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No Time to Lose: A Timely Guide to the Way of the Bodhisattva Hardcover – November 1, 2005


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Product Details

  • Hardcover: 386 pages
  • Publisher: Shambhala; 1st edition (November 1, 2005)
  • Language: English
  • ISBN-10: 1590301358
  • ISBN-13: 978-1590301357
  • Product Dimensions: 6.4 x 1.3 x 9.2 inches
  • Shipping Weight: 1.5 pounds
  • Average Customer Review: 4.6 out of 5 stars  See all reviews (47 customer reviews)
  • Amazon Best Sellers Rank: #604,762 in Books (See Top 100 in Books)

Editorial Reviews

From Publishers Weekly

Popular Buddhist teacher Chödrön has a surprise for her many readers and students: textual commentary. Her newest book comments at length on an eighth-century text by the Indian Buddhist sage Shantideva. It's a guidebook for developing bodhichitta, an awakened mind that expresses itself in compassionate action to alleviate suffering. The lengthy text will certainly be unfamiliar to beginners, but Chödrön is a wise choice for an escort. She is a clear teacher, explaining key terms (the Sanskrit term klesha, for example, may be translated as neurosis or affliction) and making things simple and characteristically plainspoken ("When we are distracted, we can't remember anything we've studied or read"). She is also the right kind of motivator, telling readers immediately what's in it for them: this book can inspire those who want to make the world a better place. Readers will need a helpful teacher and patience to take up the challenge offered by the long Buddhist text, which has been important in Chödrön's own study. It's not a book for beginners or a good introduction to Chödrön's own body of accessible work. But for those wanting depth and greater awareness of the Buddhist canon, this book opens a door. (Nov. 8)
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Review

"As one of Pema Chödrön's grateful students, I have been learning the most pressing and necessary lesson of all: how to keep opening wider my own heart."—Alice Walker

More About the Author

Pema Chödrön is an American Buddhist nun in the lineage of Chögyam Trungpa. She is resident teacher at Gampo Abbey in Nova Scotia, the first Tibetan monastery in North America established for Westerners. She is also the author of many books and audiobooks, including the best-selling When Things Fall Apart and Don't Bite the Hook.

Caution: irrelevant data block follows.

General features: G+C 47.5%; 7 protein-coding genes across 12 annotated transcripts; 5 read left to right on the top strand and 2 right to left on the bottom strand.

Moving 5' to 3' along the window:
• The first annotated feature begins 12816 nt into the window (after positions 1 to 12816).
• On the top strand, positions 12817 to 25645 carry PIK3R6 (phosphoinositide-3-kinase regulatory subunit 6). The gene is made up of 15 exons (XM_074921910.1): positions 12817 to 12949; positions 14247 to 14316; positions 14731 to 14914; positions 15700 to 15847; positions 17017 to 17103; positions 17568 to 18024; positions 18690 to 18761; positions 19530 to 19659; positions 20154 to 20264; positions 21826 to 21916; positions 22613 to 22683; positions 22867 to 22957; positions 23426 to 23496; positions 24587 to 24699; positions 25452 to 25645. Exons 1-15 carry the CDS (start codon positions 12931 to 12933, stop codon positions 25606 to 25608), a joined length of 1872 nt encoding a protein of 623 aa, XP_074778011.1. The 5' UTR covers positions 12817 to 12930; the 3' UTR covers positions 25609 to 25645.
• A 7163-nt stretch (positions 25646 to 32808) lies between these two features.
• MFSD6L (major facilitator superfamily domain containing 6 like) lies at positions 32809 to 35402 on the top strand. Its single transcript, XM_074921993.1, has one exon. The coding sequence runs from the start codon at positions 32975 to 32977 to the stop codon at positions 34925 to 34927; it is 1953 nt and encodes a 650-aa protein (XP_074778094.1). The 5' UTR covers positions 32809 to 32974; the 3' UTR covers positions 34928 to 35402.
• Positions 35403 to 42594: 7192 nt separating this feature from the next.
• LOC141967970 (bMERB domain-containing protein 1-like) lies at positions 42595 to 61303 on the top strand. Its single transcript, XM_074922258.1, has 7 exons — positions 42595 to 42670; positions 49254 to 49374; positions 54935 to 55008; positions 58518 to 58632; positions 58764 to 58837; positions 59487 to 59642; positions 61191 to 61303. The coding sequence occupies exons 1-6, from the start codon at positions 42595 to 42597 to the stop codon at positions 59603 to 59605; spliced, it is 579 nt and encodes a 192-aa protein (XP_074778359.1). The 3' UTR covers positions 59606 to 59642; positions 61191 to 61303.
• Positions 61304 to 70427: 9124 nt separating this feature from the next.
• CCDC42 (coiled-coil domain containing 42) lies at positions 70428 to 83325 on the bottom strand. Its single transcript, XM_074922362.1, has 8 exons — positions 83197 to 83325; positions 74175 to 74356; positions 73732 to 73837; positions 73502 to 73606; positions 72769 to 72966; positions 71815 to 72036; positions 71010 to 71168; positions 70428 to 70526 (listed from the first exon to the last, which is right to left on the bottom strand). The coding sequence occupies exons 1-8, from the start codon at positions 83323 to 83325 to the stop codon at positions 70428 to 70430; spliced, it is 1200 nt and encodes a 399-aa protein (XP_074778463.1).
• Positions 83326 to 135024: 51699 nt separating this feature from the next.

Customer Reviews

4.6 out of 5 stars
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When I finish all of her books, I will simply go back and read them again.
Louise D. Somes
This book puts Pema in the ranks of scholars interpreting the meaning of the ancient texts.
C Nolan
It is the most practical and helpful of her guides on the Buddhist spiritual path.
Janet S. Hathaway

Most Helpful Customer Reviews

165 of 169 people found the following review helpful By Janet S. Hathaway on November 14, 2005
Format: Hardcover
The title of this book may intimidate a little. But believe me, this book is a treasure. This is the best of all of Pema Chodron's wonderful books. It is the most practical and helpful of her guides on the Buddhist spiritual path. She doesn't presume we already are Bodhisattvas (saints) -- but this book can remind us of the steps toward that end, no matter who we are. And with her characteristic humor and friendliness Pema reminds us not to despair when we mess up, which we will. She makes it clear that we simply renew our resolve and begin again because there is always hope! Pema Chodron calls upon the great wisdom of the ancient sage Shatideva, whose spiritual poetry is quoted throughout this book, as a resource to draw upon as we attempt to become Bodhisattvas. We are encouraged to tame our anger through patience, to uncover our own Buddha-nature by sitting mindfully, and, generally, to practicing the Dharma. This is a lovely work, lyrically written, playful while erudite, and absolutely uplifting. If you want to be happy, do yourself an enormous favor and get yourself this book.
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105 of 108 people found the following review helpful By LuelCanyon on December 22, 2005
Format: Hardcover